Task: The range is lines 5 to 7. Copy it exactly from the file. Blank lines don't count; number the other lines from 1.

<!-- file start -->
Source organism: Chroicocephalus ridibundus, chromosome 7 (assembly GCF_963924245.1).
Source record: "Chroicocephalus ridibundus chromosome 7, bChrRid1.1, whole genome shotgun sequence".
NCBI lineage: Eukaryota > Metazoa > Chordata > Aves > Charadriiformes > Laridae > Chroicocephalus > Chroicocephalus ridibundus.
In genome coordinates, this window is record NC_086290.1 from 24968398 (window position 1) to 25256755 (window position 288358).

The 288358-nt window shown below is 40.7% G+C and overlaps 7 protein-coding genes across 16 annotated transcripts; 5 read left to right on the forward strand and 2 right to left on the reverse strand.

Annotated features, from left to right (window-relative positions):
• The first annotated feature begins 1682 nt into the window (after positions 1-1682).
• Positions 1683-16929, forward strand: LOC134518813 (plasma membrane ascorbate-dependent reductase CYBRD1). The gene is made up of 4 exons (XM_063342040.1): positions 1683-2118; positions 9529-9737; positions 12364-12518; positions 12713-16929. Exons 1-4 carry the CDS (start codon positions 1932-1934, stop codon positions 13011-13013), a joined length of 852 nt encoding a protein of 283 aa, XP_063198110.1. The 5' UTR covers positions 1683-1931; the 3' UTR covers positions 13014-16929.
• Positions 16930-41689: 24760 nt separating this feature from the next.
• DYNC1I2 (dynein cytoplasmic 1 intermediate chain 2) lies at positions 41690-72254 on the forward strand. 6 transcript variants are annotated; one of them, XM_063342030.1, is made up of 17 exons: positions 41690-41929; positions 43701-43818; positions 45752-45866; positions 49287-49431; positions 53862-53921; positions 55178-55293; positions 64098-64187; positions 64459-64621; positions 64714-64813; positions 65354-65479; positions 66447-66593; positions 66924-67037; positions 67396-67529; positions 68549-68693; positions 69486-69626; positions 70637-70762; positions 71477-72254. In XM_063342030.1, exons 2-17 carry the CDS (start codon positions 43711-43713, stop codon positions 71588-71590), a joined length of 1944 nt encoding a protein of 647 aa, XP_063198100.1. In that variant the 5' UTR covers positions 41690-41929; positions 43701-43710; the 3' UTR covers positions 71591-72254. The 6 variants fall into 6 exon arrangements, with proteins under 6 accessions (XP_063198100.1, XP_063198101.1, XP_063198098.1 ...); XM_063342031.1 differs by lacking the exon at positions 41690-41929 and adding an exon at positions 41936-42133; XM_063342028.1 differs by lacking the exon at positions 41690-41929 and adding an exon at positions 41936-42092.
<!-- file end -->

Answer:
The 288358-nt window shown below is 40.7% G+C and overlaps 7 protein-coding genes across 16 annotated transcripts; 5 read left to right on the forward strand and 2 right to left on the reverse strand.

Annotated features, from left to right (window-relative positions):
• The first annotated feature begins 1682 nt into the window (after positions 1-1682).